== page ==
If you’re faced with an older Nissan vehicle with an illuminated ABS lamp, no special tools are required to access codes if you do not have a scan tool. Before retrieving codes, drive the car over 20 mph for at least a minute. I’d even suggest a slightly longer ride that will let you assess overall brake operation.

On earlier models, ground terminal 4 in the Nissan diagnostic connector that’s located next to the fuse box. Codes are counted out on the ABS lamp. On some models, it is pin 9 of the datalink connector. This should be performed only if you do not have access to a scan tool with the correct software that can communicate with the ABS. But, always verify that this is possible by looking up the service procedures. It can be extremely risky grounding wires in the diagnostic connector to retrieve codes.

There are two-digit codes with long flashes being tens, followed by short flashes for the ones. For example, one long flash followed by two shorts is 12. When you access the system, the first code you’ll get will be a 12, followed by fault codes if they are stored. Up to three codes will be saved, with the most recent fault being the first displayed. A code 12 will follow the faults. If only a code 12 is found, the system sees no faults.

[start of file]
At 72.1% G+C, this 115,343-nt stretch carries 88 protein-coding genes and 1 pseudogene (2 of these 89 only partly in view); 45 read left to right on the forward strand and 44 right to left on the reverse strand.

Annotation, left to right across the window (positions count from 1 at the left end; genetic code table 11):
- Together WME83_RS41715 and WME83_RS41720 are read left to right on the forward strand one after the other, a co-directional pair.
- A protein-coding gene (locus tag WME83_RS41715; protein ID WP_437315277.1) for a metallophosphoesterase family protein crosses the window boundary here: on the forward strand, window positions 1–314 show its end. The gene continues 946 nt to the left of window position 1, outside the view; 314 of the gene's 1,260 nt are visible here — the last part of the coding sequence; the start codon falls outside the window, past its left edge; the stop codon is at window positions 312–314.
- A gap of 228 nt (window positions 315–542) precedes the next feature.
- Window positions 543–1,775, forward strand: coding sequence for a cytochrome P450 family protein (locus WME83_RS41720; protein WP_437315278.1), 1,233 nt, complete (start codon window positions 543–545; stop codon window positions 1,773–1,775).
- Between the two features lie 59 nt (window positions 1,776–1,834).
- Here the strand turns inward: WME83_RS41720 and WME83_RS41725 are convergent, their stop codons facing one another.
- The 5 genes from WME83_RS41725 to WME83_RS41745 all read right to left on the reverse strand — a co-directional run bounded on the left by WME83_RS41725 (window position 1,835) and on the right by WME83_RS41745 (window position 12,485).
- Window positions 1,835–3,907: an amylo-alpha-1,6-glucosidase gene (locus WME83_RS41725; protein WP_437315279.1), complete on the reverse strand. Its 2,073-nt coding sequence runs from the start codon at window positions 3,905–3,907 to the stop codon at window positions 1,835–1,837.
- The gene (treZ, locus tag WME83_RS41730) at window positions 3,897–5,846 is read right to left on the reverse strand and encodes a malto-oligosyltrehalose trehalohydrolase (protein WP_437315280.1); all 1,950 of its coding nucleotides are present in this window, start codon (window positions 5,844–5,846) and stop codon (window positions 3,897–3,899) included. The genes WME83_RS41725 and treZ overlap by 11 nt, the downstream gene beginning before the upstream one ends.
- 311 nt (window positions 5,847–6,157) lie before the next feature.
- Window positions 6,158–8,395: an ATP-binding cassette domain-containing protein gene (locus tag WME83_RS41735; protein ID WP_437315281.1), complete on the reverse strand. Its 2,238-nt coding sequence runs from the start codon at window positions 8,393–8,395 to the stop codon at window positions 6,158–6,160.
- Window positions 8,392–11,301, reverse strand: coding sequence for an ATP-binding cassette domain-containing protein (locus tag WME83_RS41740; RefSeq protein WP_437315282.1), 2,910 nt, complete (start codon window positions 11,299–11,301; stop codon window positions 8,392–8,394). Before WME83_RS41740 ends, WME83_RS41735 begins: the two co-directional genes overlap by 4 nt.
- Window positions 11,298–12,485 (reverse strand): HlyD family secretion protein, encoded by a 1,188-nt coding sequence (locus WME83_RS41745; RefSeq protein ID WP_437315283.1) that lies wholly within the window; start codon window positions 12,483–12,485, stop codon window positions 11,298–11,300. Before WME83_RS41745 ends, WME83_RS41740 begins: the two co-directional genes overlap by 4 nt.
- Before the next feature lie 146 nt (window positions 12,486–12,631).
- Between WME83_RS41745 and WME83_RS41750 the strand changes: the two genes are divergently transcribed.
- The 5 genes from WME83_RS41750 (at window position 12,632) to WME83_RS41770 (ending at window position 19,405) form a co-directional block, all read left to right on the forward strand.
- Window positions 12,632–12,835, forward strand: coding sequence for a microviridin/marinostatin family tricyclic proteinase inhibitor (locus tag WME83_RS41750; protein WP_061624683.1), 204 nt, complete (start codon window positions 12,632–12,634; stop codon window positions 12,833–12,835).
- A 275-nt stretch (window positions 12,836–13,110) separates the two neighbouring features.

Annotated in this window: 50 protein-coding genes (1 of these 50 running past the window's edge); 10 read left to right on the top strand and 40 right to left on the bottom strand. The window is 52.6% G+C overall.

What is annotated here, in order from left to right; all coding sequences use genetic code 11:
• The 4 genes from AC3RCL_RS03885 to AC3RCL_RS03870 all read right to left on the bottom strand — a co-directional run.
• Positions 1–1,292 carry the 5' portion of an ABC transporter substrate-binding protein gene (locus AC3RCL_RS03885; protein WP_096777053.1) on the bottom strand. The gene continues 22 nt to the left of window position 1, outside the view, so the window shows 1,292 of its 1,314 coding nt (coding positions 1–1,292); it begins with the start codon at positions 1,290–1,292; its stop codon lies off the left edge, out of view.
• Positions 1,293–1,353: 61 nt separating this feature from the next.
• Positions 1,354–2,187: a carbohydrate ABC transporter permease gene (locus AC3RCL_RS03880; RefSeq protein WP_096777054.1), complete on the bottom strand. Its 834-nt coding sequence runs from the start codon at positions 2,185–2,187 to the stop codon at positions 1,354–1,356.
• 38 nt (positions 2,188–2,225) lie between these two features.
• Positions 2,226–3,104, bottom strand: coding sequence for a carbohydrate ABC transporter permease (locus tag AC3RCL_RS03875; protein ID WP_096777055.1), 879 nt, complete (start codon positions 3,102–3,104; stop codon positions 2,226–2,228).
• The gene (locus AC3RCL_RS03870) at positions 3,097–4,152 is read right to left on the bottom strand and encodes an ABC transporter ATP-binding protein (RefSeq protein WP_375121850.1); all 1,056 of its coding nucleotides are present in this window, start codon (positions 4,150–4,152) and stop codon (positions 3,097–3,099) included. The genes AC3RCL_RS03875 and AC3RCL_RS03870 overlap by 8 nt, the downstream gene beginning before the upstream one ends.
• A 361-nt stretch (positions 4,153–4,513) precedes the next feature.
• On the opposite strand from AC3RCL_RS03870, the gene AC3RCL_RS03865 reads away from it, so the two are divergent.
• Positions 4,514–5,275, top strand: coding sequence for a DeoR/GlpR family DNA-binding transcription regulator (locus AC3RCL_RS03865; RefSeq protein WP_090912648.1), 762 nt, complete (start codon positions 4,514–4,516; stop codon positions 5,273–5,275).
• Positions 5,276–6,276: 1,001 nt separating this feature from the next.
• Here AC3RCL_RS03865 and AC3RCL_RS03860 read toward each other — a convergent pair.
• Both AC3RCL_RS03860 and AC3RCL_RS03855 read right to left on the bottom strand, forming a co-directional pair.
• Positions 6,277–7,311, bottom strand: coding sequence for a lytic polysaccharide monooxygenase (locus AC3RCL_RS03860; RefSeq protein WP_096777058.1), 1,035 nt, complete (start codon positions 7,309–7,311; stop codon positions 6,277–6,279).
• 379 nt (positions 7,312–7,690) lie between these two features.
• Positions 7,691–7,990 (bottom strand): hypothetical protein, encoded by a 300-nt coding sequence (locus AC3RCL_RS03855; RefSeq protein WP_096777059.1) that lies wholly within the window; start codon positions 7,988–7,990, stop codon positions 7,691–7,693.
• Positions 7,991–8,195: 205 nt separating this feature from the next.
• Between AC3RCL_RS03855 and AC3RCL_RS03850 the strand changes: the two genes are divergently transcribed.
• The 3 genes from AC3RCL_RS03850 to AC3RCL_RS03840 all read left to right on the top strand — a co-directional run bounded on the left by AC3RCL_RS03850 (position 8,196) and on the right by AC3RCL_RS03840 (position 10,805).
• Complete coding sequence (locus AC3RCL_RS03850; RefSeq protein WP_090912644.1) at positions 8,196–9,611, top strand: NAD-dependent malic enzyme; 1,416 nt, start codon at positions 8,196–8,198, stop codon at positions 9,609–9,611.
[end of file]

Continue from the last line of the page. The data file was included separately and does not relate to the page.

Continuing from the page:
On pre-2000 Nissan models, codes are accessed using terminal four of the vehicle’s diagnostic connector. The earliest versions have no memory and will display a code only while the ABS lamp is lit. In this case, after the car is driven, don’t turn the key off until the code is retrieved. Using your service information, locate the ABS control unit (in the trunk on Maximas). Count out the code from the LED in the control unit. This system will save only one code. Deal with the code displayed and road-test the car to check for others.

There are too many code definitions to list here, so it will be necessary for you to consult your service information system. As always, the code will send you in the right direction, but it’s up to you to perform the final diagnostic steps to confirm whether the problem is a bad part or a circuit-related issue.